I first mentioned these noodles a while back, in the process of telling you about another one of Brandon’s standby meals, a very simple chickpea salad. This soba is something that Brandon devised when he was living in New York, in the months before I came along. He used to make it for breakfast because “it was fast and easy,” he says, and then he would pack up the leftovers and tote them out to Brooklyn, where he was in school at the time, and eat them for lunch. He made this soba for me on one of my first trips to visit him, in June of 2005, and we ate it one hot, sticky morning, straight from a dented aluminum mixing bowl. There was a box fan propped in the window, and I had my bare feet perched on the edge of his chair, and our chopsticks made a faint plink! against the bowl, and I remember thinking how very Brandon those noodles were, messy and delicious, spiked with two hot sauces.

When he moved to Seattle, he brought that dented bowl with him, and he keeps using it, even though we have better ones. Sometimes he even digs all the way to the bottom of the stack to get it. I like that.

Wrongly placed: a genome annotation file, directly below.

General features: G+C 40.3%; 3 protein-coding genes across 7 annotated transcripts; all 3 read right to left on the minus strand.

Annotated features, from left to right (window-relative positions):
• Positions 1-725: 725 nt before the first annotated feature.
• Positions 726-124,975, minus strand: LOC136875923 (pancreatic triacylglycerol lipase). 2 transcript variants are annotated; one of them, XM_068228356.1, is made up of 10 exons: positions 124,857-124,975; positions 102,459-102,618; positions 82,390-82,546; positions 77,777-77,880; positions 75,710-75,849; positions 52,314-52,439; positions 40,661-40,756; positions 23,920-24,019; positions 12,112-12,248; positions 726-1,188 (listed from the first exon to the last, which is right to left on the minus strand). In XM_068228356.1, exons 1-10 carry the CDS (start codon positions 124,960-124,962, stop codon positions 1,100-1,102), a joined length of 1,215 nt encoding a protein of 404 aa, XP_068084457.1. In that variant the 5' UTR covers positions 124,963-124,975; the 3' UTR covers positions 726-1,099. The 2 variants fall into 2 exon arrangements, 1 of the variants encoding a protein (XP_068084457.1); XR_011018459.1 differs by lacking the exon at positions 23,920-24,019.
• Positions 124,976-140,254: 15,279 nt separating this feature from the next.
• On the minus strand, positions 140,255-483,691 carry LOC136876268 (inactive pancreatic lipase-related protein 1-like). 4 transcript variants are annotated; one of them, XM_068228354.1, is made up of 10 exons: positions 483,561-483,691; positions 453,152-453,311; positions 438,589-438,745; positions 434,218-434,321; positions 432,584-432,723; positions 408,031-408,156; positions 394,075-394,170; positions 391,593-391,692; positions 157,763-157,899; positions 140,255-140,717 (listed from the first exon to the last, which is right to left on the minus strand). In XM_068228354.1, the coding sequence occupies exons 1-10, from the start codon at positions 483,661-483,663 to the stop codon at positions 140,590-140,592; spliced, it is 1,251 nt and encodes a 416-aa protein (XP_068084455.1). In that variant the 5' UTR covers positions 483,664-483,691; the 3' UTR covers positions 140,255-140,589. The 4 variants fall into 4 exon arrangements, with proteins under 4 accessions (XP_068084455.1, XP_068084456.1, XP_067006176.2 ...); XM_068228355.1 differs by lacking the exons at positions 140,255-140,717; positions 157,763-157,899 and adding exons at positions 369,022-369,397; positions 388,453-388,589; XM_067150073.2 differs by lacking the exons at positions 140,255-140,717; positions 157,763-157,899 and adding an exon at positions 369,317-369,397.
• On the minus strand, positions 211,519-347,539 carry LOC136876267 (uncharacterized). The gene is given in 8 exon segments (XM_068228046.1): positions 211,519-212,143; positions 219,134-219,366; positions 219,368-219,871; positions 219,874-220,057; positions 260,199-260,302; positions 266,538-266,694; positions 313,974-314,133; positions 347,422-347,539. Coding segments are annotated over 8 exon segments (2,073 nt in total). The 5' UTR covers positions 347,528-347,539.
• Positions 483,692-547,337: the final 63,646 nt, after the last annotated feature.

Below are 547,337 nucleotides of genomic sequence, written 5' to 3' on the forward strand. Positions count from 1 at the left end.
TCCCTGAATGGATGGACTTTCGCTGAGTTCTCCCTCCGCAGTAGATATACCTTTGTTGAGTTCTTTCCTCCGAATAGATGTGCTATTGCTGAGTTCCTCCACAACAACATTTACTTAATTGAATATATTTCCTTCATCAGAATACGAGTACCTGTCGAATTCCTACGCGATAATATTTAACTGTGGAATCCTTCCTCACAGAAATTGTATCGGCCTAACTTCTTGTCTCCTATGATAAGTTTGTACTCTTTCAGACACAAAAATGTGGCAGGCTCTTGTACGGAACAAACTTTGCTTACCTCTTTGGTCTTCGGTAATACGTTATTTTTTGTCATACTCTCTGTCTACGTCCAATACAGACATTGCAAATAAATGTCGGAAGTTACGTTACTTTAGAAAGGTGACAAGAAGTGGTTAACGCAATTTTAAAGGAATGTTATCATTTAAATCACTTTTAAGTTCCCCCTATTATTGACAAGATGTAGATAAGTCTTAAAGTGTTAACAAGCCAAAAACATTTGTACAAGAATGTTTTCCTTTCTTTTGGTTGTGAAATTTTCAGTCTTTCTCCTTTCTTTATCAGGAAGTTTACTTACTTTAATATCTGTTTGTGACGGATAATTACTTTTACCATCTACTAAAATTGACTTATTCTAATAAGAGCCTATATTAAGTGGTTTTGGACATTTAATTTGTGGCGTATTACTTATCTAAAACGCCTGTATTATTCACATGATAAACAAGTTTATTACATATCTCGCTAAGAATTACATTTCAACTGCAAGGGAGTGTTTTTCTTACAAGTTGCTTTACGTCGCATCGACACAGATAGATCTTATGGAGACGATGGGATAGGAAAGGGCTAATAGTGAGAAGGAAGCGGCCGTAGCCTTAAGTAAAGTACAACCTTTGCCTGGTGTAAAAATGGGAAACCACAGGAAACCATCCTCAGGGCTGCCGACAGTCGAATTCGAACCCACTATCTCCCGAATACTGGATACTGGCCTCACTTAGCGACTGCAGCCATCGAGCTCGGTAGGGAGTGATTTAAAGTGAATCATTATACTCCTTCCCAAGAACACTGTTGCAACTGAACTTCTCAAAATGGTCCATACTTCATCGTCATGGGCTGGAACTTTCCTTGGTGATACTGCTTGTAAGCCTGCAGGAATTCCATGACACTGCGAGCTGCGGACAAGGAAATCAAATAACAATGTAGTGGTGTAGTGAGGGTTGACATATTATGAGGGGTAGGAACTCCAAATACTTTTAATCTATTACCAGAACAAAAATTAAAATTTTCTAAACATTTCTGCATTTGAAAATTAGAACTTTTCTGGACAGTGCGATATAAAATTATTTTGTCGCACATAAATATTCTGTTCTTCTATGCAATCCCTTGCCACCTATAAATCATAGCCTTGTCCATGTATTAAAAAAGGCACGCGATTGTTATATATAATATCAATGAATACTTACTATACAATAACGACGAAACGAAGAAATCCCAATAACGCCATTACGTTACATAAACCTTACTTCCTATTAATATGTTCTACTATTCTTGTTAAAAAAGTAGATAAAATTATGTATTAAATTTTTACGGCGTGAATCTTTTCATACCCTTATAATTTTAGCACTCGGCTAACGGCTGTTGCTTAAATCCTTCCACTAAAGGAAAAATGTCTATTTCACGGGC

Several of you have written to ask for this recipe, but until now, there really wasn’t one. Brandon makes these noodles by eye and by taste, and the first time we tried to quantify the ingredients, it came out all wrong. Plus, it’s not a terribly attractive dish – brown-on-brown, with some pink and orange – so I was reluctant to share it with you.

But those seem like silly excuses, really, when I think about what a perfect lunch it is. Especially now, in this back-to-real-life season. For one thing, it’s quick to make. It’s also filling, but not too much so. Best of all, it uses somewhat seasonless vegetables, the sort of neutral roots and greens you might already have lolling about, biding their time in the crisper drawer. Just bang ‘em all together, chuck it in your bag, and with a piece of fruit to finish, you’re all set. You’ll be so well occupied, you won’t even feel the pinch.

Soba with Peanut-Citrus Sauce

When Brandon makes the sauce for these noodles, he almost never measures. As a result, they taste a little different each time. What you see below are the amounts he used on his most recent go, and a pretty delicious one at that. Really, so long as you taste and tweak, it’s hard to go wrong.

Here are a few variations to play with: